Brian Rathbun D.Min.
The “Love One Another Spiritual Growth Exercise” was developed because it was essential at Syracuse Alliance Church in Syracuse, New York to develop the Great Commandment environment in order for the church to more effectively fulfill the Great Commission.

The Love One Another Spiritual Growth Exercise was developed to focus the people of the church for thirty-one consecutive days on loving God with all their being and expressing their love for God by loving others as themselves. A series of five messages from 1 John was preached over five consecutive Sunday mornings. Thirty-one “Love One Another” devotionals were developed and then distributed daily. People were challenged to memorize one key Love One Another scripture verse per week for five weeks. They were asked to make one brief journal entry per week for five weeks to reflect on what God was teaching them about loving Him and others.

At the end of the exercise three Focus Groups, a women’s group, a men’s group, and an elders group, were convened to gather feedback on the impact of the project. The feedback from these groups indicated that the exercise engaged a large percentage of people in the church and helped them take a step to enhance the Great Commandment environment. The Focus Groups provided valuable information for how to improve the various aspects of the exercise and proved invaluable for the development and implementation of any spiritual growth exercise at any church.


Phillip Smith D.Min.
This Doctor of Ministry project was designed to explore the practical implications that can help disciplers of Muslim Background Believers (MBBs) in their mission to care for and, through the power of the Holy Spirit, develop the life and conduct of the new disciples from that background. It begins with the theological foundation of discipleship within the context of persecution and moves on to an examination of the existing literature on the topic.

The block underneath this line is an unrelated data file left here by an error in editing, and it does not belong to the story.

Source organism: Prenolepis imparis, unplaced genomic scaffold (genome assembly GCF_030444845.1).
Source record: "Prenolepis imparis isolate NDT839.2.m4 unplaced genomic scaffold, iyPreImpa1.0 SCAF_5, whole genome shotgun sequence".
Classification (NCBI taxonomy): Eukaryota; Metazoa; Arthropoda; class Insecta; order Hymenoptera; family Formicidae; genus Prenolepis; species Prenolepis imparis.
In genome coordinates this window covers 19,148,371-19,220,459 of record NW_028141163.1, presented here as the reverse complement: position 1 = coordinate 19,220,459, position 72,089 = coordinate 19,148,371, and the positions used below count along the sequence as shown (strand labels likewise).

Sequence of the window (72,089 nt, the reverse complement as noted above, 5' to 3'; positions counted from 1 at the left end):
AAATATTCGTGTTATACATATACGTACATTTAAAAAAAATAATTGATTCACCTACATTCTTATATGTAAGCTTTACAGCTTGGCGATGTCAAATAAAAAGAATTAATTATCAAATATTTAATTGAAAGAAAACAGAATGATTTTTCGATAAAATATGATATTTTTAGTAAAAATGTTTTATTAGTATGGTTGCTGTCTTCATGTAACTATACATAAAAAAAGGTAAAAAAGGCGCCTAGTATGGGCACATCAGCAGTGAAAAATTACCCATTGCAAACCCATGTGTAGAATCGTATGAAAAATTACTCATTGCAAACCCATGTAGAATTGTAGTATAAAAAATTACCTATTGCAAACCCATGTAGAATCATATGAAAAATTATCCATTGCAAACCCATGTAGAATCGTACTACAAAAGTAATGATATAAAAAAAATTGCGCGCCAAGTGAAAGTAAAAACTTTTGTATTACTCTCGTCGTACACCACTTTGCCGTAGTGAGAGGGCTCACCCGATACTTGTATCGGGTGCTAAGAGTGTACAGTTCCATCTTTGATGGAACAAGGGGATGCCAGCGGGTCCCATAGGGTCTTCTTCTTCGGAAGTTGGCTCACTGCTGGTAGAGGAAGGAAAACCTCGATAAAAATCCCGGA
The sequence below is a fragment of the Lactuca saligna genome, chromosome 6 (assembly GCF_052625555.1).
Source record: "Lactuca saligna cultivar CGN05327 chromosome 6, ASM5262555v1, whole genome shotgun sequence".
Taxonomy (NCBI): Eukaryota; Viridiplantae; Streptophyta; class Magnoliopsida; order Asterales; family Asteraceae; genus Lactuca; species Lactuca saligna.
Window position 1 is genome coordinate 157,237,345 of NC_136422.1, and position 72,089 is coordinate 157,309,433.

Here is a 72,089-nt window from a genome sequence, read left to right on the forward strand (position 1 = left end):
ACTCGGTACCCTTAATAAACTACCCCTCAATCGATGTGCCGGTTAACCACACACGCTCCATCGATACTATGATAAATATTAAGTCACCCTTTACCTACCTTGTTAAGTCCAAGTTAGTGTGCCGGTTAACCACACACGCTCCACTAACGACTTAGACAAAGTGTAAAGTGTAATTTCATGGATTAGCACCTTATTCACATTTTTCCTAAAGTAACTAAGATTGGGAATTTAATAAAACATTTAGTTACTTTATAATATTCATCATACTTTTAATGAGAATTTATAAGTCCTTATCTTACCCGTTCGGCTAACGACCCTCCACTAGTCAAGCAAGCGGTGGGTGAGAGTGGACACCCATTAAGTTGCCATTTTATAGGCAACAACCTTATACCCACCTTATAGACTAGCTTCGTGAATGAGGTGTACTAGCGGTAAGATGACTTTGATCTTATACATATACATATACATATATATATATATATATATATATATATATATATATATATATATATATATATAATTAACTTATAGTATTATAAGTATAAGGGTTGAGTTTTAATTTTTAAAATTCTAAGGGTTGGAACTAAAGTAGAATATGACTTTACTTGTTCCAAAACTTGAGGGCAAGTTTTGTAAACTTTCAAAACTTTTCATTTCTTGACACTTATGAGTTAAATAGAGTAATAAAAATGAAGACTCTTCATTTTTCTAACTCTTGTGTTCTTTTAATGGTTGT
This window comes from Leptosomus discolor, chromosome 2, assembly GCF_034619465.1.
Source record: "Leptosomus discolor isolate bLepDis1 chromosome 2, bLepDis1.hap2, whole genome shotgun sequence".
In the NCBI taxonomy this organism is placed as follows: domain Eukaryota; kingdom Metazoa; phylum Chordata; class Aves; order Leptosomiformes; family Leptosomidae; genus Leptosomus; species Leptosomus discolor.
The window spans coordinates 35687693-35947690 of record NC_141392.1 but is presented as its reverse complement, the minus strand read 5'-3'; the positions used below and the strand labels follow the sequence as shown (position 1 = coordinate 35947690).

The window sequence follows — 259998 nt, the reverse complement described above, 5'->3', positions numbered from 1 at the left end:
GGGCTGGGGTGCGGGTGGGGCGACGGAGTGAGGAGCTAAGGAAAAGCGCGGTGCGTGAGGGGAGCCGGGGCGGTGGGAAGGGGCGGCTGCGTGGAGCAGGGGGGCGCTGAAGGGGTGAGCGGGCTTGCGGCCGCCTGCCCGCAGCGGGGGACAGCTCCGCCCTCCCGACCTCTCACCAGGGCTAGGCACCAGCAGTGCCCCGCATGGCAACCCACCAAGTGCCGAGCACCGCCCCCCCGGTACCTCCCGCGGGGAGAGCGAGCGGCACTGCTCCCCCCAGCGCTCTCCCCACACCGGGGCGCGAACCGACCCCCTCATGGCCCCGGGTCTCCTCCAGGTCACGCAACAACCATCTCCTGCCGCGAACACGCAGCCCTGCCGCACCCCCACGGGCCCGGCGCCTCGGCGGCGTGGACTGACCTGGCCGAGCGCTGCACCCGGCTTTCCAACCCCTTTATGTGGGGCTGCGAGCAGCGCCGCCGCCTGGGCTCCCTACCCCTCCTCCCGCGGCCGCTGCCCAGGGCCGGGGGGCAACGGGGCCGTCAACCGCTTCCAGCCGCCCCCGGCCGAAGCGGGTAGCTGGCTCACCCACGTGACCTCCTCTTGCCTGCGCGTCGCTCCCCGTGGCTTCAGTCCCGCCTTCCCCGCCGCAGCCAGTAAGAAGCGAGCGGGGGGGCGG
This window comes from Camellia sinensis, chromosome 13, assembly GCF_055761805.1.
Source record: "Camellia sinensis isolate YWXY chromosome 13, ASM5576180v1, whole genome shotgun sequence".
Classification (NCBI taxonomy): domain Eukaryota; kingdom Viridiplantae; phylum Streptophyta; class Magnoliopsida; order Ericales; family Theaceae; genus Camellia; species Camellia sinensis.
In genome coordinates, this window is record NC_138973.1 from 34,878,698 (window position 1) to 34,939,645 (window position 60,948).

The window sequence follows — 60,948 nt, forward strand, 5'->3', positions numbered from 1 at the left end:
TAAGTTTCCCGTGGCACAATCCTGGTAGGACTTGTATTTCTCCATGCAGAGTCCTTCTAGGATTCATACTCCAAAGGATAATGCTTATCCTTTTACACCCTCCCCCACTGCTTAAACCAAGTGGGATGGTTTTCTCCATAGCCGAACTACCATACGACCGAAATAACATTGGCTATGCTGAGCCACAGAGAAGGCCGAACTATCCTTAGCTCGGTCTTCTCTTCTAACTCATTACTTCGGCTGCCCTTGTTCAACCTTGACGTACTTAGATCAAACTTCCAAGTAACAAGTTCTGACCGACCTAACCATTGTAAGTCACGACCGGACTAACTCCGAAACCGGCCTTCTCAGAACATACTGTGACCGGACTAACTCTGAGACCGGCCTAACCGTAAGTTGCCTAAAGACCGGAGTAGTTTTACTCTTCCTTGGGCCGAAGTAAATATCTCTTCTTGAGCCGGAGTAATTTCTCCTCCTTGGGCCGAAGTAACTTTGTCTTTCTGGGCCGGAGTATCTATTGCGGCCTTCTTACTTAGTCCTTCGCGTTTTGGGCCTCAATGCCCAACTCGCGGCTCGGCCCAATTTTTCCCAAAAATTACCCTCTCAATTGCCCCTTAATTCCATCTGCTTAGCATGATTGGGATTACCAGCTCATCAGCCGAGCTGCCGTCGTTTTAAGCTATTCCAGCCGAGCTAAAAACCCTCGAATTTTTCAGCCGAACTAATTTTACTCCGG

This researcher conducted qualitative interviews with eighteen MBBs in a city in North Africa and another twelve experienced disciplers who worked in that field. The purpose of this project is to investigate the themes found in the journeys of discipleship and to discover the specific factors that influence MBB disciples to mature in Christ.

Based on a robust understanding and the findings of this research, a proposal for "Adaptive Discipleship Principles in the Context of Persecution" is put forth for workers to enhance the process of training and discipling MBBs, who might suffer for their faith, to know Him and to make Him known.

The research concludes that fear is a key challenging barrier. Those who crossed that barrier have identified themselves with the early church disciples (Acts 4:31). Another important factor that needs the attention of the disciplers is that this kind of work will take patience, perseverance, and much time. This work will be done on a low profile and it will continue to be unnoticeable.

Apostolic Women Religious in the United States and Their Legacy

Janice J Brown O.P. D.Min.
The legacy of Jesus has manifested itself among different populations, within different cultures, and during different times. This thesis-project looks at this manifestation as it unfolds as the legacy of apostolic women religious in the United States. The legacy of each participating congregation was described as a mission or more specifically as the mission of Jesus. It has also been the experience of these women religious that legacy is most tangible in the relationships and trust they built with their students, coworkers, and community members with whom they worked and partnered.